Ask, and Ye Shall Receive!

And even though holidays have just ended, you can always ask for alcohol as gifts. It makes a great choice when asked what you want for “X.” Ask for a premium bottle of your favorite poison. Having dinner guests? Have them bring the libation. I’ve found that guests often bring decent quality beverages (be it beer or wine). There’s nothing worse than being considered cheap by your peers, family, or friends. Love beer? Ask for a beer of the month club membership.

Prepare in Advance

I also offer these final suggestions, with an added caveat – don’t drink and drive and please please please, be safe! If you are a social drinker, or are planning on going out to a restaurant and want to keep the final tab low, you have additional options. Alcohol is expensive. It is much more expensive in a public establishment, so have a drink before you arrive. Have a glass of inexpensive wine at home before you leave; restaurants typically mark wine up 400%. Drink your 2 fingers of whisky before getting on the bus to go downtown. If you choose to drink while you eat out, then go during happy hour, when there are some drinks on special. Maybe your local bistro has a half-price night where bottles of wine are much less expensive than normal (these are typically during slower times, often mid-week). If you want a harder drink, stick to the wells, they are often a few bucks cheaper than other brands. Plus, this give you an opportunity yet again, to try brands without buying a full bottle at the liquor store!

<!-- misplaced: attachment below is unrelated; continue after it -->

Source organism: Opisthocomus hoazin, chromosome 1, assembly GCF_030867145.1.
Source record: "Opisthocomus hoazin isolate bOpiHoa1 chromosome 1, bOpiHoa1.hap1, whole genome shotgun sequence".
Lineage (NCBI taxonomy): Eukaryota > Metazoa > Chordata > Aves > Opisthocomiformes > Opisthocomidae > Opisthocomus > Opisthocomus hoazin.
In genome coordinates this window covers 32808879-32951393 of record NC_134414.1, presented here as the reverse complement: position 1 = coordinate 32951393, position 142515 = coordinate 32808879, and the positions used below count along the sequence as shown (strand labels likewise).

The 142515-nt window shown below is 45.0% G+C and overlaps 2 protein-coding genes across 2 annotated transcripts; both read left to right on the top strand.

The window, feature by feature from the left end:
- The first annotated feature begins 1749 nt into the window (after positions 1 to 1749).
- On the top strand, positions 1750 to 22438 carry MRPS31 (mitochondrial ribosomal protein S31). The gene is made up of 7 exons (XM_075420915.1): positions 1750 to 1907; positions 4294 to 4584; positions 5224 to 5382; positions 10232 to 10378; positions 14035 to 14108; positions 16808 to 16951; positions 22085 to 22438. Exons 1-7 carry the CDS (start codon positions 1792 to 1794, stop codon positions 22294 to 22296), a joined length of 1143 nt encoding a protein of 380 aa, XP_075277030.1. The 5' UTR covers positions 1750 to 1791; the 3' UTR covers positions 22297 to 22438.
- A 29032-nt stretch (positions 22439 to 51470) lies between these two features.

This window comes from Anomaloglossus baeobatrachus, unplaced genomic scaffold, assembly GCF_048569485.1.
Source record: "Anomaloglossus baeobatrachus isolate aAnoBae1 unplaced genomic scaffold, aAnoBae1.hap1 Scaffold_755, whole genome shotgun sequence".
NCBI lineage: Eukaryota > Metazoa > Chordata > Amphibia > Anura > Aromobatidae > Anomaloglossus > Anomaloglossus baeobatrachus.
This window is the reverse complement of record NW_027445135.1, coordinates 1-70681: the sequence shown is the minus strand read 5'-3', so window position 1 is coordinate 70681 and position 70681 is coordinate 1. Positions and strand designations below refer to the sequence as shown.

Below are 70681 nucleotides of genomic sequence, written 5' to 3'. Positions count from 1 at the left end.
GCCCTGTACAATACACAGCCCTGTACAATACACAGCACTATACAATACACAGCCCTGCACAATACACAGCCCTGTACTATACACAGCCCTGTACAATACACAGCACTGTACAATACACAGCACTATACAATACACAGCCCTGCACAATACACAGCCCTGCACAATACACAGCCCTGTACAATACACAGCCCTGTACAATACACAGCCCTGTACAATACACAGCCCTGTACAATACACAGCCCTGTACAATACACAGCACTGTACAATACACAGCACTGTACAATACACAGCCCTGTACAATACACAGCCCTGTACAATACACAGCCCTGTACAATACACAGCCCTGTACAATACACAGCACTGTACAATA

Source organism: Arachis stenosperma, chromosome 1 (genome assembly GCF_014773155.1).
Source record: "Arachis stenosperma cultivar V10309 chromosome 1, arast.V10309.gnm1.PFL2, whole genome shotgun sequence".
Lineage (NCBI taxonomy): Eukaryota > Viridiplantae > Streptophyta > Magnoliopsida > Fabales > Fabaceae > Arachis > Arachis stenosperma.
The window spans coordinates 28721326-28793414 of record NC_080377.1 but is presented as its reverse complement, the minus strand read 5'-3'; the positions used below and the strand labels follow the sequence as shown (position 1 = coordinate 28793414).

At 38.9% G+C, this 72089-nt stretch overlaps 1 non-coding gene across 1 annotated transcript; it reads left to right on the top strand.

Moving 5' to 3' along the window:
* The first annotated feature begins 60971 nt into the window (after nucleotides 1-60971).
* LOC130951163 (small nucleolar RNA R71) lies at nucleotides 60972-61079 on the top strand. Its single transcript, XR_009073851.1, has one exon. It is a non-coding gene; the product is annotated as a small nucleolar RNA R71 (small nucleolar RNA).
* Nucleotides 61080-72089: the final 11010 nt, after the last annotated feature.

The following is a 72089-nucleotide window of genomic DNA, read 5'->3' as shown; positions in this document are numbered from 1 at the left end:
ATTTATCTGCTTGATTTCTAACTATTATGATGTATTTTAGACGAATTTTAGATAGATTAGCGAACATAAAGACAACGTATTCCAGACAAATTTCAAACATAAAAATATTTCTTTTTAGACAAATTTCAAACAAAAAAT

Take it With You

Have a flask? Take it with you and avoid paying those ridiculous prices at the beer garden during summer events. Just remember – an open alcoholic container in your car is illegal! You’ll also need to know that if you choose to doctor a plain soda with liquor that you bring, and if you’re caught, you’ll get kicked out of the establishment, so I don’t recommend you try that. Be like me, drink your one drink beforehand, and then have someone else drive.


The only problem is that the more stock I have on hand at home, the more often it will be consumed. You might find that it’s easier to control how much you drink by what you have available. If you need to go out of your way to go to the liquor store or market to pick up something to drink, that inconvenience may result in you buying less, drinking less (and saving more). Your mileage may vary, so try what works best for you. If you have an iron resolve and can set limits and stick to them, then definitely stock up during sales and keep extra bottles or cases in the pantry or basement for later use. You might want to have a set inventory that you allow yourself to consume weekly or monthly. Every Monday, for example, get 1 bottle of wine out for the week, and 1 for the weekend (or however much quantity you choose, remember, this is just an example).